Dates & Festivals

The ancient Greeks used several different calendars, most of which were specific to particular city-states or regions. There are many ways to approach festival calendars. Some polytheists use reconstructions, some follow a modern lunar calendar, others use completely modern solar calendars.  

Below you will find links to reconstructed festival calendars, ritual details, and other resources for building your own festival calendar. 

Sunset, with crescent moon.

Of all the ancient Greek festival calendars, the calendar of Attica is the most complete. For this reason, it is a popular choice in Hellenic Polytheist communities, and is by far the most common festival calendar. Like other Greek calendars Attic months traditionally start at dusk following the first visual sighting of the new moon. The New Year begins on the first new month following the summer solstice. 

Stormy Tholos of Delphi.

Despite being famous for having a jam-packed festival calendar in ancient times, not much survives of the Delphic calendar. This makes it a good choice for anyone who finds a smaller number of festivals more manageable, those who want a good foundation on which to build their own festival calendar, anyone with a particular interest in the religious life of ancient Delphi, and anyone who would like to add a non-Athenian perspective.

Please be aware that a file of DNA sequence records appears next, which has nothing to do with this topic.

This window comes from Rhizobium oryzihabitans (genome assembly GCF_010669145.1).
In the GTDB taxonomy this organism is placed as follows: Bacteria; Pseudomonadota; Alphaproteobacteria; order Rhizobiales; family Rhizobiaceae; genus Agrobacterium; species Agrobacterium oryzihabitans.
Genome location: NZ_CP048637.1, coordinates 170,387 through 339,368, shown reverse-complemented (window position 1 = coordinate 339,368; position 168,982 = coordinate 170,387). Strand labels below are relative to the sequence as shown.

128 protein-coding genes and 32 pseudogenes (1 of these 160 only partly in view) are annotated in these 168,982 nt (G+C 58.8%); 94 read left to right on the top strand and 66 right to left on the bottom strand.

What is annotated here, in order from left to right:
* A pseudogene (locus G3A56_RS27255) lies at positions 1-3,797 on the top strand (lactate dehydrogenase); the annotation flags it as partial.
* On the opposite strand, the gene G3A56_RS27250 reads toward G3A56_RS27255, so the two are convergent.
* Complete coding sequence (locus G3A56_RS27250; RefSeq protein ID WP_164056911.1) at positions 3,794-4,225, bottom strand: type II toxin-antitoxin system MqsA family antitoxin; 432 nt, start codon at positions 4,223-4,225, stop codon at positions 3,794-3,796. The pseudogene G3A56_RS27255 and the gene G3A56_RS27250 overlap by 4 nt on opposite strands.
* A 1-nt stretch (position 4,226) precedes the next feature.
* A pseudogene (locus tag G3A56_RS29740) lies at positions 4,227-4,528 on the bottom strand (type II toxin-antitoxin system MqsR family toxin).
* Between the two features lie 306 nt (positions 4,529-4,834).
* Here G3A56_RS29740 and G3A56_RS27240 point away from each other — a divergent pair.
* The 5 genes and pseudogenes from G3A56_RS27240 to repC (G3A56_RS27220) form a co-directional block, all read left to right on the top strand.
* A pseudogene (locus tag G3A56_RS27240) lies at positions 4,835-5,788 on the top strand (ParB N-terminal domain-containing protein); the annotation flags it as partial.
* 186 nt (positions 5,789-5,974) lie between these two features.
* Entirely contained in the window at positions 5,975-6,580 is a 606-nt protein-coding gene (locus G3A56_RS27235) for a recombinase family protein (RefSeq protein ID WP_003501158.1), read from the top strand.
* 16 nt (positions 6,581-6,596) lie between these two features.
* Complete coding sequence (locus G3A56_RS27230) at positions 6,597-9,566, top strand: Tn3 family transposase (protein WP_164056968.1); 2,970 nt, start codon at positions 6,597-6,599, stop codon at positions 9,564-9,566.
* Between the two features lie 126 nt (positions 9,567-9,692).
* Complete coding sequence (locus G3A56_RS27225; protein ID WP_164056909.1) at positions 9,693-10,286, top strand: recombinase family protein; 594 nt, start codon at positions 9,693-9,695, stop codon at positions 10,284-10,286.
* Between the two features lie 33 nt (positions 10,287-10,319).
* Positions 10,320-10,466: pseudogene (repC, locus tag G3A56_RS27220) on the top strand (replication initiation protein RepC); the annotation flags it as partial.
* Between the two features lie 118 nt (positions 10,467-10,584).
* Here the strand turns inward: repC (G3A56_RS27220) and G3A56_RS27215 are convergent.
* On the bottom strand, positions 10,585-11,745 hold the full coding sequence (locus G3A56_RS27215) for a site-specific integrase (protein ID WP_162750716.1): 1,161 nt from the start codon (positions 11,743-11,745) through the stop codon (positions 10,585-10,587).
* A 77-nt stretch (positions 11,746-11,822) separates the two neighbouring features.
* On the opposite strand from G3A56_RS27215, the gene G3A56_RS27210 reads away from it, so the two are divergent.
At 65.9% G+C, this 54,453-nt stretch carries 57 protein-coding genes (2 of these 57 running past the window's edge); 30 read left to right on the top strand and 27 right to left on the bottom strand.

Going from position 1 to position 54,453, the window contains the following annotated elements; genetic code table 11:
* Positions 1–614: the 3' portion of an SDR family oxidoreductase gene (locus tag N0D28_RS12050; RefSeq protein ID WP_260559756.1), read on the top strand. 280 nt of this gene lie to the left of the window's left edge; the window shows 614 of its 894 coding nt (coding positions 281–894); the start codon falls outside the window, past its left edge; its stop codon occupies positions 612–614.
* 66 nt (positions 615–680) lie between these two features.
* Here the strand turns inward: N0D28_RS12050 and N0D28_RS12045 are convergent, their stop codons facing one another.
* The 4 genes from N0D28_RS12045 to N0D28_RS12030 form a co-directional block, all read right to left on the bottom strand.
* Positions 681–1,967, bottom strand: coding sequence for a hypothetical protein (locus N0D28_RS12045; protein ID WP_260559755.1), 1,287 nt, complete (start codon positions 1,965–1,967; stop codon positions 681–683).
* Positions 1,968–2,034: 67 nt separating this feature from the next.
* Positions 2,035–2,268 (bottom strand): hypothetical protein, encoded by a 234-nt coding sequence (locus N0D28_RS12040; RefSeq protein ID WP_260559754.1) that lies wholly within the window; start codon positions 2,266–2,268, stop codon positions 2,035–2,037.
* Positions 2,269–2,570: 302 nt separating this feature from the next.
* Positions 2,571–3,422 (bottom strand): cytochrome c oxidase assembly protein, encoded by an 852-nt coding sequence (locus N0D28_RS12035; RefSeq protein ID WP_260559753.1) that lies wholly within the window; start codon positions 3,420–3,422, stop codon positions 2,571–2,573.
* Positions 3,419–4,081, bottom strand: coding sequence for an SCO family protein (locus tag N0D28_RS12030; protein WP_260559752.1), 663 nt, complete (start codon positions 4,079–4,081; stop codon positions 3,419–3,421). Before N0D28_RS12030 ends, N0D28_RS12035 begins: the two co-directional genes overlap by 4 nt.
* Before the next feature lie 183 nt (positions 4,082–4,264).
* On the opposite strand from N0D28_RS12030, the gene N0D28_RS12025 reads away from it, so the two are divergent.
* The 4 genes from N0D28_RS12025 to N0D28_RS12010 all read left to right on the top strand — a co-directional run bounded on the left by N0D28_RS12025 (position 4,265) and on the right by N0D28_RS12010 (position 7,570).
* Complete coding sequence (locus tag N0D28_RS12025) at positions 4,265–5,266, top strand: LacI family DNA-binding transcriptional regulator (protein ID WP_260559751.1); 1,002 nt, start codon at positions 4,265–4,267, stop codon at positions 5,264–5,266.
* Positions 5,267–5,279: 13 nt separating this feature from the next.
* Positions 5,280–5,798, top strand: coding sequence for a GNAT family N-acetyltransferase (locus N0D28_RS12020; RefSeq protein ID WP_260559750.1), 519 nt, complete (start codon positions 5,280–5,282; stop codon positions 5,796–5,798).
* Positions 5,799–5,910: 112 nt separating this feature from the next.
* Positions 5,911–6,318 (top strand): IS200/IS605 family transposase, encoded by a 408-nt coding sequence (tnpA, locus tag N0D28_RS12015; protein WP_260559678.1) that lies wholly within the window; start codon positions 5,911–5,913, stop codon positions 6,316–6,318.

The Korai of the Acropolis, Athens.


Paian - Attic festival calendar 

HMEPAHellenic Month Established Per Athens  

Hellenion's Calendar – A modified Attic festival year

Festival list – Elaion

Hellenic Festival Year – Baring the Aegis 

Attic calendar – Episteme Academy

Olive tress against Delphic sunset.

Delphi & Other Hellenic

Pytho – Delphic calendar project

Pytho Delphic calendar – The next few years of Nth hem dates

Ancient Hellenic Month Calculator – A spreadsheet

The auspicious days of Hesiod  – Baring the Aegis 

Collection of Greek Ritual Norms – Inscription DB

Ancient Greek calendars – Wikipedia

Research aids

Library shelves.

Journal Articles

Ancient Greek Calendars – Robert Hannah

The Greek Calendar – George Thomson

The Sacrificial Calendar of Athens – Stephen Lambert

Festivals of Rhodes – Irene Ringwood Arnold

Delphi & Cosmovision – Ioannis Liritzis & Belén Castro

Hour Glass.

Other Useful Links

Every TimeZone – local time converter

Roman Calendar – the roman festival year

ToposText – literature by location 

ORBIS – travel time in the Roman world, Stanford



Attic Dates 

The dates below are set to start at midnight, and are calculated for Athens. For a list of lunar dates, see Ancient Athenian Festival Year


Delphic Calendar 

The dates below start at sunset, and are calculated for Delphi. For a list of lunar dates, see Delphic Festival Year